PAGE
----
In the thirties Soutine was popular with and influenced a number 
of social realist painters — among them Jack Levine. The advanced 
painters that I met on the WPA project leaned mostly towards 
Cubism, Constructivism and Surrealism. Mondrian was beginning to 
be a great influence. 

In the late forties the rise of abstract expressionism with some roots 
in surrealism and in Freud was a rebellion against Cubism. 
Constructivism, geometric painting and social realism — the European 
schools. The trend towards abstraction removed it too far from 
Soutine whose work was grounded in direct observation of nature. 
The Abstract Expressionists' belief in spontaneity and in an actively 
articulated surface disposed the painters of that movement towards 
an appreciation of Soutine. But Soutine, essentially tradition based, was 
crowded out of modern art history by anti-traditionalist art movements. 
So that no matter how big his personal stature was, his influence 
on other painters was not too significant. I personally know of no 
abstract expressionist painters whose work showed a Soutine influence. 
The exception may be De Kooning whose interest in Soutine may 
have had some influence on his "Woman" series — but this is a 
speculation that I cannot base on anything factual. 

I myself was intensely moved by Soutine and still am. But my 
commitment towards abstraction, the trend away from working from 
nature, left little room for a Soutine influence. 

On the whole, my judgment is that Abstract Expressionism influenced 
a deeper appreciation of Soutine but that his influence was sidestepped by 
the urge towards abstraction. 

Jack Tworkov 








1942 10 

1943 11 

1944 12 


1951 16 

Guillaume, Paul. "Soutine," Arts a Paris 
(Paris) . no. 7, January, pp. 5-6. 

Barnes, Albert C. "Soutine," Arts a Paris 
(Paris), no. 10, November, pp. 6-8. 

Barnes. Albert C. The Art in Painting, 

New York, Harcourt. Brace, pp. 1 15, 283, 305,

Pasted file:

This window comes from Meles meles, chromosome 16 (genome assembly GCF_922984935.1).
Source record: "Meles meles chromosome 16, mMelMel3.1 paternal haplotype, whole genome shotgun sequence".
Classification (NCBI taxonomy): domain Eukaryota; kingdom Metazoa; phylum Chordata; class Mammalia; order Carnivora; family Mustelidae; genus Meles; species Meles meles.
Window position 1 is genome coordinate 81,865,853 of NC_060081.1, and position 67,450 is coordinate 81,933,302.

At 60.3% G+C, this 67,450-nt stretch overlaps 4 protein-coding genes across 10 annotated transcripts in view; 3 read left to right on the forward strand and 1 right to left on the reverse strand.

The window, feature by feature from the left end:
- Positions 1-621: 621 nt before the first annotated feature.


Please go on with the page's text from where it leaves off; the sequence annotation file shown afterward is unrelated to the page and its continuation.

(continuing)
307, 326-330, 3 illus. 

George, Waldemar. "Soutine," A mour de I'Art 
(Paris), vol. 7. no. 1 1, Nov.. pp. 367-370, illus. 

George. Waldemar. Artistes Juifs: Soutine. Paris 
Editions "Le Triangle." 16 pages of text. 16 plates. 

Faure, Elie. Soutine. Paris. Editions Cres. 
12 pages of text, 32 illus. [Reprinted 1934 with 
additions: Ombres solides, Paris, Societe 
francaise d'editions Iitteraires et techniques.] 

Drieu la Rochelle. Pierre. "Soutine." Formes 
(Paris), no. 5, May. pp. 4-5. 

Sachs, Maurice. "Soutine," Creative Art, 
vol. 1 1, no. 4. December, pp. 272-278. 

George. Waldemar. "Soutine et la violence 
diamatique," Amour de VArt (Paris), vol. 14. 
pp. 150-152. [Reprinted in Rene Huyghe, 
Histoire de Vart Contemporain. la peinture. 
Paris. Alcan, 1935, pp. 150-152 et passim. 
Biographic and bibliographic notes p. 152.] 
Georges — Michel. Michel. Peintres et sculp- 
teurs j'ai connus, 1900-1942. New York, 
Brentano's, pp. 180-190. 

Sachs. Maurice. "Contres les peintures 
d'aujourd'hui," La Nouvelle Revue Francaise 
(Paris), vol. 43, July,pp.28-42;Soutine,pp. 39-40. 

Collie, Andree. "Souvenirs sur Soutine," 
Le Spectateur des Arts. (Paris), no. 1, 
December, pp. 14-18. 

Serouya. Henri. "Soutine," Les Letlres 
Francoises (Paris) . December 2. 

Cogniat, Raymond. Soutine. Paris. Editions 
du Chene. 1 1 pages of text, 45 plates. 

Tworkov, Jack. "The Wandering Soutine," 
Art News. vol. 47, no. 7, part I, November, 
pp. 30-33, 62, illus. pp. 30-33. 

Hess. Thomas B. Abstract Painting, New York. 
Viking, pp. 69-70, ill. 

1 7 Lipchitz, Jacques and Dorothy Gees Seckler. 
"I Remember Modigliani," Art News, vol. 49, 
no. 10, February, pp. 26-29, 64-65. 

1 S Orloff . Chana. "Mon ami Soutine," Preuves 
(Paris), November, pp. 17-21. [Reprinted in 
abridged English translation. Jewish Chronicle 
(London), November 1, 1963.] 




1952 19 Cogniat, Raymond. Soutine. Geneva. Paris, 

New York, Skira. 2 pages of text; biographical 
and bibliographical information: 6 plates.